Jarlath Burns Interview: For the good of the game

This is the principal’s office but not as you know it or him.

Jarlath Burns Interview: For the good of the game

You may think you have Jarlath Burns sussed, categorised, summed up. Croke Park man. Committee man. Future presidential material. Gaeilgeoir. Catholic. Fíor Gael.

But here he is now in this very room trying to recreate the sound of U2’s rhythm section and the intro of ‘MOFO’ from what he believes was a criminally-underrated Pop album. A little bit later he’s momentarily bouncing on his toes — without going Tom Cruise on it, more like Bono himself — to the thought and intro of ‘Elevation’.

“I remember [his wife] Suzanne dragged me to Madonna in Slane. She [Madonna] just walked on and sang. On the way home Suzanne said ‘I thought that was good.’ I said ‘No. She never connected with the crowd.’ When we got home I popped in the DVD of U2’s [2001] Slane concert. And from the first beat, Bono has the crowd going bananas, right up to the top of the hill.” Woo-ooo! Woo-ooo!

In a life full of passions, this is another one of his: music, especially that of Dublin’s, Ireland’s, the world’s finest. “Rock ‘n’ roll is the one true language of the world,” he says. “And the biggest band in the world is from Ireland. People give out about their taxes. Look at all they’ve given this country! For me, U2 is possibly singularly the biggest achievement of Ireland of the last 100 years.” The cue for this discussion is a disc on his desk. It’s of an obscure U2 concert, one a student at the school here was able to track down for him. What makes St Paul’s, Bessbrook one of the biggest and best high schools in the north is that he’s down with the kids and they’re down with him.

Here there’s no trepidation knocking on that door. It’s already open. You’re welcome, any time. It’s yours as much as his. Whenever there’s a shortage of computers around the school, Burns will vacate his and his office and let students have free use of it.

“It’s just important to send out the signal that I might be the principal but as a person they have the same value as me. In a catholic school that’s what we believe. Every person is unique and special.” He’s literally walked the walk on that, to the point it has outraged some righteous catholics. Last autumn, he and members of his staff marched with senior students representing the school at a gay pride march in neighbouring Newry. As far as it’s known, it was the first school in the country to make such a gesture.

Some detractors in person and online condemned his stance, claiming he couldn’t choose both the cross and the rainbow flag. Burns remained undeterred. “Our pastoral care policy is light on dogma,” he’d say, “and heavy on compassion and celebration of diversity.” All around this office there are little clues to the full life he lives. A big picture of a countryside lake adorns a wall. Turns out it’s of Camlough Lake, just a few miles from here, one he swam in last Saturday in a triathlon.

“It’s my midlife crisis,” the supremely-trim 47-year-old quips. “Some boys go for other women, I go for a swim, cycle and run.” Nearly every morning he cycles into work here, showers in the office’s en suite, then slips into one of the suits he has hanging in the closet.

Also on the wall is a framed poster featuring images celebrating the game and history of football, most being of a mid-90s spiky-haired Dublin forward called Dessie Farrell. “My old nemesis,” smiles Burns.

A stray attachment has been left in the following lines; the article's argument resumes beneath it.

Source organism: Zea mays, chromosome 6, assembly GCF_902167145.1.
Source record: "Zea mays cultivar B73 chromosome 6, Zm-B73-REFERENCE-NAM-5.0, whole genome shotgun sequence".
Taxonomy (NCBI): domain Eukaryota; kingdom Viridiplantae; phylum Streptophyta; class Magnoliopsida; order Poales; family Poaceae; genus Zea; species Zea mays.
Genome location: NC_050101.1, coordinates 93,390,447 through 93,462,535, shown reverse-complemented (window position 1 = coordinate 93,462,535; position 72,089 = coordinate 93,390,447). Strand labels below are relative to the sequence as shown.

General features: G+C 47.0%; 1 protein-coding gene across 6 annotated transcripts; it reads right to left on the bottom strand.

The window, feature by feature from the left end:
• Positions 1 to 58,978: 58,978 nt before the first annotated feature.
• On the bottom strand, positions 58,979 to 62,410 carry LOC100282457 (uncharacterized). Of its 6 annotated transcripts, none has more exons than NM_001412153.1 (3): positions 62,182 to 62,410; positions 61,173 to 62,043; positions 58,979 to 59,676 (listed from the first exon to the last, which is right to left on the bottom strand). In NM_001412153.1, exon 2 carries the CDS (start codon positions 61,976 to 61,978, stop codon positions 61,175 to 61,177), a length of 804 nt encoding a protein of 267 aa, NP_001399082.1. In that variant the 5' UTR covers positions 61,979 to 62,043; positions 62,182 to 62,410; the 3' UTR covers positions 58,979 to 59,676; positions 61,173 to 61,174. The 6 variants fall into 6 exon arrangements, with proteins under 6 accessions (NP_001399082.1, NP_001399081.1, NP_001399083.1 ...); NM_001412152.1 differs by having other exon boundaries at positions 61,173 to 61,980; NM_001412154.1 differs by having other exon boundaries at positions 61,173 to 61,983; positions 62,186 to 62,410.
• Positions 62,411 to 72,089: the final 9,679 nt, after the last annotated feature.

Their wrangling now all seems a bit of a blur. What you will recall is that Farrell was the figurehead of the newly-founded, renegade GPA. In the opposite corner was the recently-retired Burns, the choice of GAA president Sean McCague to act as chairman of the official players committee.

McCague’s successor, Sean Kelly, would write in his book that Burns did a “brilliant job” by being “strong, articulate and streetwise”. Burns himself though isn’t as glowing about his role or that time.

“I don’t look back at that time with any degree of happiness or satisfaction. It was tough, very energy sapping, because you were in the midst of this political storm. It got very bitter at times. Dessie and I were both writing columns in the papers and we’d be constantly having a dig back at one another. It was juvenile, immature nonsense really.”

On his behalf?

“Oh yeah, on everybody’s. I had knowledge and he had knowledge but we were both twisting it. I felt in those early years that they were looking for a professional game. They were less interested in the games than TV rights and sponsorship money and where it was going. It just wasn’t the right way to do business. But maybe it was the right for that time.”

In a way, they worked for each other, fighting each other. Very promptly upon his appointment Burns started championing for a consistent mileage rate and basic gear and ticket entitlements for players. “Some of the suggestions,” Kelly would write in Rule 42 And All That, “the GAA could not countenance because they were ahead of their time.” But a lot of them he got through. Before Burns, before Dessie, the going mileage rate in Cavan might have been 15p a mile; in Monaghan, 20, somewhere else, 30. Burns saw to it that it was 50 cent across the board.

“It was a bit like when John Hume could always get concessions from the British government. He could always say ‘Well, Gerry Adams behind me might get them off you better then.’ So very quickly we were able to establish a protocol of what was acceptable for every county team to get which is still in place now — in fact I’m surprised they [the GPA] haven’t renegotiated for a higher mileage rate all these years on.” Burns would walk away from the post when McCague’s presidency expired, and with it, his spot on Central Council. “The phone just stopped ringing then. I was happy enough with that.” In truth, the animosity with Farrell would subside in those years. One summer back in those early noughties, they ended up bumping into one another in Salou, shared the same bus, same plane, civil — even convivial — conversations.

“The strange thing about it was while our correspondence would be terse, in person it would have been ‘Hey, Jarlath/Hey Dessie, how are things?’ He wouldn’t have been precious about himself either.

“And looking at it now, I have great respect for Dessie Farrell. I think in time people will look at Dessie Farrell and appreciate here was a very special person, who broke a mould, who changed the GAA in how we view our players.

“I’d be now 100% behind the GPA. I think the role that they’ve carved out for themselves is such a positive force. They seemed to become a lot less occupied on marketing and money and more on genuine player welfare. I’m very proud of the stance they took on the marriage equality referendum. I wrote to Dessie to congratulate him and the GPA on the wonderful leadership they showed there.”